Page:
This was an uncontrolled pilot study. Two hundred and four adult daily smokers willing to make a serious quit attempt were included. All participants received support from 'StopAdvisor', which recommends a structured quit plan and a variety of evidence-based behaviour change techniques for smoking cessation. A series of tunnelled sessions and a variety of interactive menus provide tailored support for up to a month before quitting through until one-month post-quit (http://www.lifeguideonline.org/player/play/stopadvisordemonstration). The primary outcome was self-report of at least 1month of continuous abstinence collected at 2months post-enrolment and verified by saliva cotinine or anabasine. Usage was indexed by log-ins and page views. Satisfaction was assessed by dichotomous ratings of helpfulness, personal relevance, likelihood of recommendation and future use, which were collected using an online questionnaire at 2months post-enrolment. Outcomes according to socio-economic status were assessed.

RESULTS:

At 8weeks post-enrolment, 19.6% (40/204) of participants were abstinent according to the primary outcome criteria (95% C.I.=14.1% to 25.1%). Participants viewed a mean of 133.5 pages (median=71.5) during 6.4 log-ins (median=3). A majority of respondents rated the website positively on each of the four satisfaction `ratings (range=66.7% to 75.3%). There was no evidence of an effect of socio-economic status on abstinence (OR=1.01, C.I.=0.50-2.07), usage (page-views, t(202)=0.11, p=.91; log-ins, t(202)=0.21, p=.83), or satisfaction (helpfulness, OR=1.09, C.I.=0.41-2.88; personal relevance, OR=0.55, C.I.=0.20-1.56; recommendation, OR=0.98, C.I.=0.34-2.81; use in future, OR=1.45, C.I.=0.49-4.27).

CONCLUSIONS:

The systematic application of theory, evidence, web-design expertise, and user-testing has resulted in a website that shows sufficiently promising efficacy and usability to warrant evaluation in a RCT. The website appears to be similarly effective and acceptable to users across the social spectrum.

Copyright © 2012 Elsevier Ltd. All rights reserved.

pub. May '12

Very low rate and light smokers: smoking patterns and cessation-related behaviour in England, 2006-11

Addiction (Abingdon, England) [107(5):995-1002]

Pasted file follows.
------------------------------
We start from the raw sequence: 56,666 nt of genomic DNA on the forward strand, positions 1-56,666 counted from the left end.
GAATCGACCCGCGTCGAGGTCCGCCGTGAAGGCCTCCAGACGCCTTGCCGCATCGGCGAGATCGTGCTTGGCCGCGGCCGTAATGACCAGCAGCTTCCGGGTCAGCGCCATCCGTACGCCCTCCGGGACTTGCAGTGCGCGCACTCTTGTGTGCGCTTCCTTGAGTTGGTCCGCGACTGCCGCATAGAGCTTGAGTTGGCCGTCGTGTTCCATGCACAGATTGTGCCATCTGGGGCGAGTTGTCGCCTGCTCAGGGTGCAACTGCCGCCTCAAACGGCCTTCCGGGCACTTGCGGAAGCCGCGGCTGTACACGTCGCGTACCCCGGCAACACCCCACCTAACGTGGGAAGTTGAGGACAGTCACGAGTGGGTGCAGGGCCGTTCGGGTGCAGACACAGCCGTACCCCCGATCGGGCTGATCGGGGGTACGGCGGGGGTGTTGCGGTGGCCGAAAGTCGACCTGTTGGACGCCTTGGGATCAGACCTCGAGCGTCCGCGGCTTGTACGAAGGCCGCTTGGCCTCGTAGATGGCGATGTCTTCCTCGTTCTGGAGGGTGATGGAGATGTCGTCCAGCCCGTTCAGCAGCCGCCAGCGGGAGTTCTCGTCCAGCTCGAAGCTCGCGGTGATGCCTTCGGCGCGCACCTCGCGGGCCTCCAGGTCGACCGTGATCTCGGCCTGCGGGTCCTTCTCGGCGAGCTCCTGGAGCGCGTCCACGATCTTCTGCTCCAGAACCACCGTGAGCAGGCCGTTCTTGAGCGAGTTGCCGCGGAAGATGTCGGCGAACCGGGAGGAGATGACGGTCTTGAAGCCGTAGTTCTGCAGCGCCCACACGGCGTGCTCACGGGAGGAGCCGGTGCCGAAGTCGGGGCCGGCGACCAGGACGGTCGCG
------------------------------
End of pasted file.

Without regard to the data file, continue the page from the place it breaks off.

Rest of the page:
PMID: 22126678
Kotz D, Fidler J, West R.

ABSTRACT

AIMS:

There is a growing interest in very low rate [fewer than one cigarette per day (CPD)] and light (one to nine CPD) smokers and in some parts of the world their numbers appear to be increasing. This paper examined changes in prevalence over the past 5 years, cessation patterns, and smoking and demographic characteristics of very low rate, light and moderate-to-heavy (10+ CPD) smokers in England.

DESIGN:

Cross-sectional and longitudinal data from aggregated monthly waves of a household survey: the Smoking Toolkit Study.

SETTING:

England.

PARTICIPANTS:

A total of 23,245 smokers interviewed between November 2006 and May 2011 and 4147 who provided data at 6-month follow-up.

MEASUREMENTS:

We compared the demographic and smoking characteristics between the three groups of smokers at baseline, and the rate of attempts to quit, use of aids to cessation and success of quit attempts at follow-up.

FINDINGS:

Very low rate smoking remained extremely rare (1.9% of smokers in 2006 to 2.8% in 2011), but light smoking became increasingly common (23.9-32.8%). Compared with moderate-to-heavy smokers, very low rate and light smokers were younger, more often female and from a higher socio-economic background. They were more motivated to quit and enjoyed smoking less. During the 6-month follow-up period, light smokers, but not very low rate smokers, were more likely to attempt to quit than moderate-to-heavy smokers. When they tried to quit, very low rate and light smokers used aids to cessation less than moderate-to-heavy smokers but still used them to a substantial degree: 18%, 31% and 44% used over-the-counter nicotine replacement therapy in their most recent quit attempt for the three types of smoker, respectively. Even very low rate smokers had a substantial failure rate: 65% failed in their most recent quit attempt within 6 months.

CONCLUSIONS:

Very low rate (fewer than one cigarette per day) and light (one to nine cigarettes per day) smokers in England are at least as motivated to quit as heavier smokers. Although they use cessation medication less than heavier smokers and are more likely to succeed, they still use such medication and fail in quit attempts to a substantial degree.

© 2011 The Authors, Addiction © 2011 Society for the Study of Addiction.

pub. February '12

Differences in happiness between smokers, ex-smokers and never smokers: cross-sectional findings from a national household survey

Drug and alcohol dependence [121(1-2):38-44]
PMID: 21906891
Shahab L, West R.

ABSTRACT

BACKGROUND:

Happiness has become established as an important psychological dimension and not merely the obverse of depression and anxiety. Ex-smokers report that they are happier than when they were smoking but this could reflect biased recall. To date, no studies have examined happiness as a function of smoking status in ex-smokers of varying length of abstinence compared with current and never smokers.

METHODS:

A cross-sectional household study of a nationally representative sample of adults examined the association between smoking status (never smoker, smoker, ex-smoker<1 year, ex-smoker ≥ 1 year) and two standard measures of happiness adjusting for sociodemographic characteristics (N=6923).

RESULTS:

After adjusting for age, gender and social grade, ex-smokers of ≥ 1 year reported higher levels of happiness than smokers (p<0.001) and similar levels to never smokers. Ex-smokers of <1 year had similar levels to smokers. Smoking to feel less depressed (p<0.001) or anxious (p<0.044) were the only smoking characteristics associated with lower happiness among current smokers.

CONCLUSIONS:

Ex-smokers who have stopped for a year or more are happier than current smokers and similar to never smokers. Whilst these results are cross-sectional and have to be interpreted with caution, this adds to the evidence that smoking may decrease happiness and stopping may increase it.

Copyright © 2011 Elsevier Ireland Ltd. All rights reserved.